In the aftermath of the 2011 MLS Cup, a number of writers were finishing up their stories in the overflow press room of what was then still the Home Depot Center. The inevitable conversation was about the David Beckham narrative, the Englishman having finally won an MLS Cup with the Galaxy.
Looking back on Beckham's tenure with the team, the conversation turned to its low point, when the player was forced back to the club by AEG after trying to force through a move to AC Milan. Somebody noted the headache the saga caused for his head coach, Bruce Arena, and somebody else pointed out that at least Beckham was coming back to a club coached by Arena, noting that no other coach in the league would have had the strength of personality and authority to manage a player of his stature under those circumstances.
Everybody nodded, then somebody else said, "Well, maybe Sigi Schmid," and everybody nodded again.
Arena and Schmid may be the two most influential coaches -- never mind the most successful, though they're up there -- in MLS's two-decade history, with an unsurpassed level of authority to match. There's a graphic currently doing the rounds from the league that demonstrates just how influential they've been, as it charts just how many current MLS coaches have played under or assisted one of the two men.
It represents a fascinating kind of core sample of a cultural moment that might be passing; at the very least the dynamic that informs it will never be precisely replicated. In the current national atmosphere of hand-wringing about college soccer as an impediment to player development for the U.S. national team, it's a certain inconvenient truth that the two coaches who have dominated the league have been steeped in the college game.
Both were long-term college coaches at successful programs by the time MLS launched in 1996, but both would soon take a chance on the still-fragile division-one professional game during what Arena later called its "Wild West years."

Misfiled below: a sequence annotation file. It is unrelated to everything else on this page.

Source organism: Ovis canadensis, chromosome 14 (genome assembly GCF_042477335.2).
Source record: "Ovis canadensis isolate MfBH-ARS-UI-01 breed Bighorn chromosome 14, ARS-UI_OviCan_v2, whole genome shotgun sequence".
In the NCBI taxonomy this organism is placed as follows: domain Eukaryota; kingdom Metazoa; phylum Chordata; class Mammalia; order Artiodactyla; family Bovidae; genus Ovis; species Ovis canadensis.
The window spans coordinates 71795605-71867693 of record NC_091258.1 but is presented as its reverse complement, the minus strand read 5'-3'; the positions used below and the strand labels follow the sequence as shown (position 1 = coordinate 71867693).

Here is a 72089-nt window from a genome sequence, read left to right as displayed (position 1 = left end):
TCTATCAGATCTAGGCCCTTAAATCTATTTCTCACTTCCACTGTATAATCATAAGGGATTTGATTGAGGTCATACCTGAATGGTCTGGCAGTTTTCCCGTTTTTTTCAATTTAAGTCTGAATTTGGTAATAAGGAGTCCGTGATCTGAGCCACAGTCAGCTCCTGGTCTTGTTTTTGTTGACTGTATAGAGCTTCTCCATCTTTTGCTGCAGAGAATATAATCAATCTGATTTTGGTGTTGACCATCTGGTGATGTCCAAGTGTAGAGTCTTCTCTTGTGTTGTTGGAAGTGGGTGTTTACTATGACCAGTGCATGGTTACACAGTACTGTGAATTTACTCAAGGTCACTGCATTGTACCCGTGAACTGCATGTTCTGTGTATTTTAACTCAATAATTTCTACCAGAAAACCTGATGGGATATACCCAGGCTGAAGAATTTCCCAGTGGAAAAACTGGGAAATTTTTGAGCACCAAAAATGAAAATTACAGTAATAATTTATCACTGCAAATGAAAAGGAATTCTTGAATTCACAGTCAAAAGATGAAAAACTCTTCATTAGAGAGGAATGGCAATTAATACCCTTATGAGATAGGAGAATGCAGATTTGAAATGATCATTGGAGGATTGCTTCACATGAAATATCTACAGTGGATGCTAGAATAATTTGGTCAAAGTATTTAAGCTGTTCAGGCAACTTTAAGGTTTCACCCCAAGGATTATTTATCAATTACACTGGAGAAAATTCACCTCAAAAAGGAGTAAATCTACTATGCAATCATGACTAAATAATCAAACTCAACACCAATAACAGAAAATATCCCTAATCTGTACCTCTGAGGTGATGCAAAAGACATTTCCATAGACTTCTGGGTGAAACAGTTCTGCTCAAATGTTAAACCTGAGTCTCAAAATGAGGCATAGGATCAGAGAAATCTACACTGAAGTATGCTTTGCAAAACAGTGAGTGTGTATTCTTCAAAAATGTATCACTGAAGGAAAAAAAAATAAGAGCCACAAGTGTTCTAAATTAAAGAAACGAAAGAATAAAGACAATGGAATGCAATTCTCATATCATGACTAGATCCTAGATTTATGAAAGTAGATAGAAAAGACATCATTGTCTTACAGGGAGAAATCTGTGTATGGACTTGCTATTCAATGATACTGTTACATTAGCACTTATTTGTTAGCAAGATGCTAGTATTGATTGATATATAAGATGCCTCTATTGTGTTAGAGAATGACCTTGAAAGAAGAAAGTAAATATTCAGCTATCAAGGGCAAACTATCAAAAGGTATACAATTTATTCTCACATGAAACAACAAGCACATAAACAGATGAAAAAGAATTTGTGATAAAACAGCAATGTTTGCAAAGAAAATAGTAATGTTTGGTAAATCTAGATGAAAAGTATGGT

Arena left the University of Virginia's soccer program after 18 years to become D.C. United's inaugural coach in 1996, while Schmid left UCLA after 19 years to coach the LA Galaxy in 1999. Other than spells of national-team duty for the full men's team (Arena) and the U-20s (Schmid) they've been in the league ever since, winning a remarkable combined total of seven MLS Cups, six Supporters' Shields and six U.S. Open Cups between them.
Of course, just as the professional game has developed exponentially, the collegiate game they left is not the collegiate game of today, technically or in terms of stature. At one time it incubated a generation of coaching talent like Arena and Schmid that might have been lost in the wilderness years after the old NASL folded. These days coaches who come from the college game into MLS, such as Portland Timbers' Caleb Porter, tend to be the exception rather than the rule, while the SuperDraft has diminished in significance to the point that it feels almost vestigial at this point.
These and other reasons are why we'll not see the likes of Arena and Schmid dominating the storylines of MLS to quite the same extent again. The generation they've influenced will shape much of the coming decade, if not the next two decades in a few cases, but each subsequent generation, for better or worse, will be defined by coaches and sporting directors shaped by the milieu of MLS. And as more money comes into the domestic game and club academies become a more reliable pipeline, the awkward relationship between the professional and college games will become ever more strained. Not ended -- the cultural importance of tertiary education and sport as it manifests in the existing big-four sports will continue to affect MLS -- but strained for sure.
In the meantime, as Arena and Schmid prepare to face each other yet again (Saturday, 3 p.m. ET on ESPN/WatchESPN), they're as engaged as ever with their respective teams.
They present a contrast in personal styles. The Brooklyn-born Arena alternates between bluntness and a certain enigmatic aloofness, offering haughty, Sphinx-like smiles from the sidelines at another poor officiating call. Through all his mind games one message remains clear: he has seen it all and nothing can surprise him.
The German-born Schmid is more direct. Gruffly straightforward in interviews, he stands on the sideline during games, scarf knotted high on his neck, showing barely concealed disbelief and disgust at anything that does not go the way he expects it to.
And if both are having a tougher time than usual this season -- a retooled Galaxy are not always scoring like they should, and the Sounders' attack looks hollowed out by Obafemi Martins' sudden departure and Clint Dempsey's international absence -- it would be a brave person who'd bet against one or both having yet another say on the destination of MLS Cup this year. And if they don't coach the winners, chances are they'll have coached the winners' coaches.